Many small businesses have friendly working relationships with freelancers. Some companies even allow freelancers to move from “contractor” to “full-time team member” status.
Unfortunately, not every business is satisfied with its freelancers, and not every freelancer is satisfied with its clients. As a result, it’s not surprising that freelancers frequently abandon clients with whom they don’t get along. Needless to say, this can put small businesses in a bind, especially if a disgruntled freelancer was a key component of their operations.
So, if your small business wants to keep valuable freelance talent, you’ll need to brush up on the most common reasons freelancers leave.
Poor communication has an impact on nearly every aspect of business, and freelancing is no exception. Some companies have the unfortunate habit of giving contract workers vague or ambiguous instructions and expecting them to fill in the blanks on their own. Furthermore, not every business owner or supervisor is readily available to answer questions, effectively leaving freelancers to their own devices. Worse, contract workers are frequently chastised for failing to follow instructions that were never clearly laid out in the first place. This type of hands-off communication style is hardly conducive to having one’s expectations understood, even though it should go without saying.
Make a point of being as clear and straightforward as possible when outlining project expectations to avoid communication blunders. Remember that a freelancer is not a regular member of your team and thus is unfamiliar with your communication style. Additionally, make yourself available to answer questions and ensure that you respond to all inquiries promptly. The longer a contract worker has to wait for clarification, the more likely it is that a project will be submitted late.
Payment Schedules That Aren’t Consistent
Although there are numerous advantages to freelancing, the inability to count on a regular paycheck is arguably the most significant disadvantage. Because many freelancers work on a project-by-project basis, the amount of money they make each month varies. Make sure to consistently submit payments on time to help alleviate some of their financial anxiety. If a contract worker works on projects for you every month, for example, their monthly payments should be processed on the same day each month.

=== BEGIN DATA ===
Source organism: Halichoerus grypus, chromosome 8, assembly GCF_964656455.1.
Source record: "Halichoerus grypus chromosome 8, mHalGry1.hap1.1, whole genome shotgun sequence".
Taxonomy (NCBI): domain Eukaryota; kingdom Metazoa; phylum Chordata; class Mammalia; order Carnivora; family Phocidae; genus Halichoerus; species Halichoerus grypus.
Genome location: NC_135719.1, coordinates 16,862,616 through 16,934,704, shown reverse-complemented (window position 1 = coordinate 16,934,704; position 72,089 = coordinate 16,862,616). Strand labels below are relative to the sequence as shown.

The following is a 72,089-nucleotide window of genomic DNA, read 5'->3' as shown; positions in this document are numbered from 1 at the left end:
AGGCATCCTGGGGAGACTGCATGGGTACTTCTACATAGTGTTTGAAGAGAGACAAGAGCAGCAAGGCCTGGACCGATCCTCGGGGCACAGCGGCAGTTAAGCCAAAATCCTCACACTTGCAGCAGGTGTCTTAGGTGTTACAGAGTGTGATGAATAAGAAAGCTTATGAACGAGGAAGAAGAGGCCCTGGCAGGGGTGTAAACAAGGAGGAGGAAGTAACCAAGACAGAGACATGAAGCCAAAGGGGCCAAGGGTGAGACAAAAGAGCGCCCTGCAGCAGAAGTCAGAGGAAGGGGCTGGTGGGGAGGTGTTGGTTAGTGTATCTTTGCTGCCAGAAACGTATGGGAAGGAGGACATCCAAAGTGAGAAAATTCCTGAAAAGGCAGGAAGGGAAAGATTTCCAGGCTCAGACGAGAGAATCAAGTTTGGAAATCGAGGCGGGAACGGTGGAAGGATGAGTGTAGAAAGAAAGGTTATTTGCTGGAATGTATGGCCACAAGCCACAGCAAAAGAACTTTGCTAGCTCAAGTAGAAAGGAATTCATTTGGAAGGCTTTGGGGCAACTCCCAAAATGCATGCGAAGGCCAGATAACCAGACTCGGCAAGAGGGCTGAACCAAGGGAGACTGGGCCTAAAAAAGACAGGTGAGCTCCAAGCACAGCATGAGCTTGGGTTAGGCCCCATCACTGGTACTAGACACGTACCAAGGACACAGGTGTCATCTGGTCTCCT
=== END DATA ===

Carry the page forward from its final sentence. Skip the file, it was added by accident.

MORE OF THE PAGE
Furthermore, if you work with a freelancer on a project-by-project basis, the two of you should work out a mutually agreeable payment date ahead of time. By utilizing convenient B2B payment solutions, you can help ensure that payments are processed on time.
Incentives are lacking
If there are any high-performing freelancers you’d like to keep on board in the long run, consider offering them a monetary incentive to stay. Long-haul drivers can be effectively enticed to stay committed to your company by offering full-time employment or increased pay rates. Businesses that fail to provide such incentives frequently struggle to retain freelance talent, which should come as no surprise.
Even though freelancers do not receive salaries, benefits, or other benefits associated with full-time employment, many businesses expect the same level of performance from them as they do from salaried employees. While these companies may argue that having equal expectations for all employees is a good thing, it isn’t exactly fair to contract workers, who are routinely exploited and undervalued. At the end of the day, you get what you pay for, and if you’re not paying a freelancer the same as a full-time team member, don’t expect the same level of commitment. This isn’t to say that contract workers shouldn’t be held accountable; however, expectations should be reasonable, and the quality of their work should correspond to the amount you’re willing to pay them.
Any business can benefit greatly from dedicated, hardworking freelancers. However, just because these people are frequently hired as a cost-cutting measure does not mean they should be considered disposable. Many businesses do not treat contract workers with the respect they deserve or compensate them fairly for their services. As a result of such behavior, freelancers frequently stop working with those clients. Any company that wants to keep their freelancers coming back should avoid the blunders listed above.
Learn more from business and read Managing Freelance Writers: How To Find, Train & Retain Top Talent.